In Michaels’ debut novel, a professor explores sexual relationships with his cousins and in-laws.
On the surface, Jon Marcus seems to live a rather ordinary existence as a history professor with a wife and daughter, but his life has been far from conventional. Early in the novel, readers meet Jon’s cousin Julie; even as children, Jon and Julie’s mutual attraction is palpable, and by the time they are of legal age, they can’t help but consummate their love. Their affair gives them a son—a secret they keep from the boy, named Jayson, and later from their respective spouses. Jon goes on to have sexual relations with another cousin, Cheryl; his brother’s wife, Wendy; and his wife’s sister, Laura. But when his mother is diagnosed with lung cancer, his life begins to unravel. His son reappears in a surprising, ironic way, as Jon tries to remain afloat while everything around him seems to be sinking. Readers may be tempted to see the book as a simple chronicle of conquests, but Jon’s genuine, down-to-earth manner makes it hard to dismiss him as a kinky playboy. The plot is even somewhat Shakespearean—thick with outlandish characters and themes of deception and love. As such, the novel may seem a bit over-the-top at times, but it’s well-written and often funny, as when Jon says, “I could do a short guidebook on romantic Italian restaurants to take your sisters-in-law to before and after you sleep with them.” It’s also quite self-aware, which keeps the plot from becoming silly; for example, academic Jon is interested in laws and taboos, which allows Michaels to weave several literary references about love and masculinity into the story. Conventional familial relationships, the novel seems to say, can be much darker than forbidden ones.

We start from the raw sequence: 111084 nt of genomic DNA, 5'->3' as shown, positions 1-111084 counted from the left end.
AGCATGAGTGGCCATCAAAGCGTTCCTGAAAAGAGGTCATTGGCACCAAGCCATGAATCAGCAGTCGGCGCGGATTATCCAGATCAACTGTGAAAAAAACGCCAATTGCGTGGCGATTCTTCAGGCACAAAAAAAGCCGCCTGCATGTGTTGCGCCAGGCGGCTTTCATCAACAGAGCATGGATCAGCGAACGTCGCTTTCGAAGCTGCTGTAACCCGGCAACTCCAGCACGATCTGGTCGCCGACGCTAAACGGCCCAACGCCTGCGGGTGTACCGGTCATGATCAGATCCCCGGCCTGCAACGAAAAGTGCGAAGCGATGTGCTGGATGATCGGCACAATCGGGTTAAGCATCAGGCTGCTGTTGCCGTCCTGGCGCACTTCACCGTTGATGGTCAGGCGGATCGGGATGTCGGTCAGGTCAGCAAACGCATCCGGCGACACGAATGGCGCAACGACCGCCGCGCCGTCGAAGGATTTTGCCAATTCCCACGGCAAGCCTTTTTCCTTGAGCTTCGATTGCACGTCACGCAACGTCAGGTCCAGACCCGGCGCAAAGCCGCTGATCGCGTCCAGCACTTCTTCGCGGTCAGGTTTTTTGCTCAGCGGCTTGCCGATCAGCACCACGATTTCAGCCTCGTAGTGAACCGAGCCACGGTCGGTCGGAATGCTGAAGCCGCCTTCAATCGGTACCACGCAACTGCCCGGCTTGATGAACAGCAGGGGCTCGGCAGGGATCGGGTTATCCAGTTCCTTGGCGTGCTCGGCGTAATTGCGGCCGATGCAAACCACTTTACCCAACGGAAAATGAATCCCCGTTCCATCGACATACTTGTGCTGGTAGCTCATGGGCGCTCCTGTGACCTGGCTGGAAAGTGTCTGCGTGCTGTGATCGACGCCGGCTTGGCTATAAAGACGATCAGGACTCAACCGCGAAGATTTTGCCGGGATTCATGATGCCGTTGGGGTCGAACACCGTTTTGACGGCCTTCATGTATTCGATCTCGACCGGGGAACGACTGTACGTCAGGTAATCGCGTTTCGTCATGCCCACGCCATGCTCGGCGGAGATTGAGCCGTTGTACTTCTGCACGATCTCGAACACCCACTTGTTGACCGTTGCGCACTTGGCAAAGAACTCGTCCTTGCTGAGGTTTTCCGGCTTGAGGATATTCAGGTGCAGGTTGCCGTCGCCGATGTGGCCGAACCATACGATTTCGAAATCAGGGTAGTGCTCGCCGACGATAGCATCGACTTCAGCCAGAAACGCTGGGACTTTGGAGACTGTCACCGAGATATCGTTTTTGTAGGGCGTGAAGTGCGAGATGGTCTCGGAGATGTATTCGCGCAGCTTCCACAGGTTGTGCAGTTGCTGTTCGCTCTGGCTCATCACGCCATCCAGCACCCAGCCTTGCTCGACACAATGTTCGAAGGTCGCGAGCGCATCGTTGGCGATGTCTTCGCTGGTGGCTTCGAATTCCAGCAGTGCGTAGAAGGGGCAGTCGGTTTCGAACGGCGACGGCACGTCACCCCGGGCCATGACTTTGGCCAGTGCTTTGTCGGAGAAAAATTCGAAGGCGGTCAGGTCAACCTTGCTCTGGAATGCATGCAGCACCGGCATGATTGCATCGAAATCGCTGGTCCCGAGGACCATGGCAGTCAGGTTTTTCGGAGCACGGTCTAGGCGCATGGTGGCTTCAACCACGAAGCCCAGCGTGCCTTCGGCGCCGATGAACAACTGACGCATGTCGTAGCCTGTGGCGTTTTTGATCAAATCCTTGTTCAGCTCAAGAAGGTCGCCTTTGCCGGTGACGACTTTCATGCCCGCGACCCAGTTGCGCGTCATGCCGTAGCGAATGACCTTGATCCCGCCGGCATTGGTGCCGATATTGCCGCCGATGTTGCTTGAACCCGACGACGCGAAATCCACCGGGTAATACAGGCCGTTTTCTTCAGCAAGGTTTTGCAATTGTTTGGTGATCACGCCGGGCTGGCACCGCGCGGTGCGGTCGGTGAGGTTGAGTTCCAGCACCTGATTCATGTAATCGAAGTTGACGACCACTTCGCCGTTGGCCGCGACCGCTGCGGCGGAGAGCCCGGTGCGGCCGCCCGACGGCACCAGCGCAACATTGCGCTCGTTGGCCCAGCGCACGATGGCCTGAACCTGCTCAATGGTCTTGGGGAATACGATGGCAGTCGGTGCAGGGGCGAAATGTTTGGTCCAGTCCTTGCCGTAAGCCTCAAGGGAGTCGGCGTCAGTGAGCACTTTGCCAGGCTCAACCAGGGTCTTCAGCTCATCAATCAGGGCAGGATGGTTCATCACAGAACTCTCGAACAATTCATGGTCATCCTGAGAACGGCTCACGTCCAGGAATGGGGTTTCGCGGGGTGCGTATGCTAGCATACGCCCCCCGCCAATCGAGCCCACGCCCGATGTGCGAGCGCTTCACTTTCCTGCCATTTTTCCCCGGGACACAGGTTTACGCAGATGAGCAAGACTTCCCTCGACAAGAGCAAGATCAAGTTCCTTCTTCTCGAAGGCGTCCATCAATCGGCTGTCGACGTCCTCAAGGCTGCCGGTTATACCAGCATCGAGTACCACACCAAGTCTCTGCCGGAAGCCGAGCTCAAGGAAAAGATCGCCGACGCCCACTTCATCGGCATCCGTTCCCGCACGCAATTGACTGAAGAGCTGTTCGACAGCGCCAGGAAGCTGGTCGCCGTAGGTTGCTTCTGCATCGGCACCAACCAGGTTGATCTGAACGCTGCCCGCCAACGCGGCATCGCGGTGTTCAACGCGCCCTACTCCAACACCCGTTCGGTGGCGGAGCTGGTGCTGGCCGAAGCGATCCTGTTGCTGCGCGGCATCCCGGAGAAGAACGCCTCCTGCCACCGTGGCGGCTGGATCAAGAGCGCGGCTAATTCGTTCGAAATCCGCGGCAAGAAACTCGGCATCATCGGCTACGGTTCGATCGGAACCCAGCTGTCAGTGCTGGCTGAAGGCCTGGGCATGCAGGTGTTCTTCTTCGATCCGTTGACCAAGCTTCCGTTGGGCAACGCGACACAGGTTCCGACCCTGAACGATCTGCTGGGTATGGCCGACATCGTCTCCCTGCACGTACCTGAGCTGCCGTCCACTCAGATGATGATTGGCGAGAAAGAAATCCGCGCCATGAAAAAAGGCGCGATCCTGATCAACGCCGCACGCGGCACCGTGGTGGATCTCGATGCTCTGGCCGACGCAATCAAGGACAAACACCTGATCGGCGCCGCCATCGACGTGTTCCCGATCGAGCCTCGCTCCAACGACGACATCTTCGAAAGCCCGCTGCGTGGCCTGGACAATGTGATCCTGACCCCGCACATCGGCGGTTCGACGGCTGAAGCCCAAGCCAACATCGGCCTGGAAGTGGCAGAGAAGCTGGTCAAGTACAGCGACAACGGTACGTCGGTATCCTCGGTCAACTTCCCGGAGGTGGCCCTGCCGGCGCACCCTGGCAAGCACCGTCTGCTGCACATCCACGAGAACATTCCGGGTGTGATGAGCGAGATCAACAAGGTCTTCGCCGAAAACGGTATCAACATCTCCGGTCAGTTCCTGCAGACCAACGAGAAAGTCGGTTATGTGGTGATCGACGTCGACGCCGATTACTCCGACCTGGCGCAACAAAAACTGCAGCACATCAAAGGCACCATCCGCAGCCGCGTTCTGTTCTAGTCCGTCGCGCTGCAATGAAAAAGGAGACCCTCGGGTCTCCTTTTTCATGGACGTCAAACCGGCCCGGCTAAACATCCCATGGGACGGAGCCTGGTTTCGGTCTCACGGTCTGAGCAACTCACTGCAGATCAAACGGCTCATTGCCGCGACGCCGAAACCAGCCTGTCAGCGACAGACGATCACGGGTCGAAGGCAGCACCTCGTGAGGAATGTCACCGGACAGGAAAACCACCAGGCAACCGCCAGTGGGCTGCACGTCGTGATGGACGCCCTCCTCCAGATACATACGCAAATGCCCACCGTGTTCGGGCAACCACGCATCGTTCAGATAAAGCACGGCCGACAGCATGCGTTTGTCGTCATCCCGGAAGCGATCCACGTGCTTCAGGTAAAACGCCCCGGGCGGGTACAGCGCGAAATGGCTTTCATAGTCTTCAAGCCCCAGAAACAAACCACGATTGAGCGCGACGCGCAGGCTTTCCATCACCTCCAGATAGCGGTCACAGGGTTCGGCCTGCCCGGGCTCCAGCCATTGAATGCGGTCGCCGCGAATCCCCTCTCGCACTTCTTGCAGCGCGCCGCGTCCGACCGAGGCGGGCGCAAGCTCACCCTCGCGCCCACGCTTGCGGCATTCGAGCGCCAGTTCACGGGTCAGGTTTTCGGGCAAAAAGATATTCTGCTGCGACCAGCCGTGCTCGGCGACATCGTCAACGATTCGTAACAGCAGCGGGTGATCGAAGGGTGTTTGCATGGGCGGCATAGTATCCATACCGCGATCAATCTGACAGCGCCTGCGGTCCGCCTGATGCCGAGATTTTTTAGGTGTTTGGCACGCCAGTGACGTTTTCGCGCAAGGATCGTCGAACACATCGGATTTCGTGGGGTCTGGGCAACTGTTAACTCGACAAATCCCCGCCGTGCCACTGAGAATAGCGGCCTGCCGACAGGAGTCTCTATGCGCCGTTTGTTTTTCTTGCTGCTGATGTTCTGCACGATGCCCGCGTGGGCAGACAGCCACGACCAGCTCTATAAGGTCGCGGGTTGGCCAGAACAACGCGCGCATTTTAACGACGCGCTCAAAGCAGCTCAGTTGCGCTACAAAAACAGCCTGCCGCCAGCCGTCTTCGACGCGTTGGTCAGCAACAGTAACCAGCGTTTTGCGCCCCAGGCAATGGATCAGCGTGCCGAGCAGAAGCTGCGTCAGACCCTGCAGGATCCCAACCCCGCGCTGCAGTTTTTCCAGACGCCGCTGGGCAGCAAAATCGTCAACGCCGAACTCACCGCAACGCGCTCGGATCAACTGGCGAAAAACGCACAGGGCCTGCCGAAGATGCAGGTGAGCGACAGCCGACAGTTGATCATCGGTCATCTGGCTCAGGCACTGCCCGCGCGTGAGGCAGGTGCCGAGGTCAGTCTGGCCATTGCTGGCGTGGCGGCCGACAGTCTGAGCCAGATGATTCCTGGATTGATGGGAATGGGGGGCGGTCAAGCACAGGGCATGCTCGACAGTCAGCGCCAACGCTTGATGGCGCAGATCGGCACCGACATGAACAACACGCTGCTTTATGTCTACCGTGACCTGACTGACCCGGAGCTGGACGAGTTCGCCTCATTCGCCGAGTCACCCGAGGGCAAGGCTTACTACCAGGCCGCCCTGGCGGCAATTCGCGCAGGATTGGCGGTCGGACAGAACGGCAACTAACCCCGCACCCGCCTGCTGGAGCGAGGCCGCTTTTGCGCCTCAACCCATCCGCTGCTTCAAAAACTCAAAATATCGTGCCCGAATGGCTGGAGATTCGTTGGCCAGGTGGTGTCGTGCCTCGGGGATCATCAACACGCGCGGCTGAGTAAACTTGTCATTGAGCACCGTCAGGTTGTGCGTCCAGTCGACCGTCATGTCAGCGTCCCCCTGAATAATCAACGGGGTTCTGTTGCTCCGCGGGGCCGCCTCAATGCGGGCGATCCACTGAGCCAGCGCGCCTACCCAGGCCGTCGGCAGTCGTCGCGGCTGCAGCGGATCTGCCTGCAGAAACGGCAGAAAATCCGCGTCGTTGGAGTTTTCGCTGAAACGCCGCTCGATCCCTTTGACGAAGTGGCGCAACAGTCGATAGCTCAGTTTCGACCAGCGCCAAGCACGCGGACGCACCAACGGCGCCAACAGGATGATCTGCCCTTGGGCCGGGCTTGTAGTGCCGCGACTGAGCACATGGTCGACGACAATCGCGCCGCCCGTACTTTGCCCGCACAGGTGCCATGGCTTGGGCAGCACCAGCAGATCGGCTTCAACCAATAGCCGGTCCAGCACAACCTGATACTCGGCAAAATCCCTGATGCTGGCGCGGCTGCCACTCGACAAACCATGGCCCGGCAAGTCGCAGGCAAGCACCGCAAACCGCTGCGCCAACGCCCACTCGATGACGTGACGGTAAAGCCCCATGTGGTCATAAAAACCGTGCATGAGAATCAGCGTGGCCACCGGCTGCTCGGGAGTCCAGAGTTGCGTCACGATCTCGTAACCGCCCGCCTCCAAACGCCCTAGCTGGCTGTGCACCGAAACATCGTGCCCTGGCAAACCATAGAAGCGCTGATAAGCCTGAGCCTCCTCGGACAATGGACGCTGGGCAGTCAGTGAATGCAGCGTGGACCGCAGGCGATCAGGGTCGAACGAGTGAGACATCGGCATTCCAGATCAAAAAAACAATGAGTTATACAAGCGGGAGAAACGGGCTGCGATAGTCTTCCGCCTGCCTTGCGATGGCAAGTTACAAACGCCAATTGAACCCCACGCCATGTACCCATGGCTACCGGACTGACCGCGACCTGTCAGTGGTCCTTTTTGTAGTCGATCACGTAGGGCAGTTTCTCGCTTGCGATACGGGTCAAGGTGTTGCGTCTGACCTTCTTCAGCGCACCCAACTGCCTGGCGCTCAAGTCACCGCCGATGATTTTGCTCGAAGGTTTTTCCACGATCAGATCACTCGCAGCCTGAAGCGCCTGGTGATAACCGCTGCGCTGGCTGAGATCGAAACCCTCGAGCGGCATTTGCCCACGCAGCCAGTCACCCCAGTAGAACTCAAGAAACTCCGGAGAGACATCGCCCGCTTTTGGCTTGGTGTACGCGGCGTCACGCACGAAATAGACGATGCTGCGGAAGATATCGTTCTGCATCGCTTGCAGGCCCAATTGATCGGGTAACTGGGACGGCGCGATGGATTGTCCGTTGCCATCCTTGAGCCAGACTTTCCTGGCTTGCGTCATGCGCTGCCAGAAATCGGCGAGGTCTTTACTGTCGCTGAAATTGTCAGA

An engaging, eccentric take on love and family.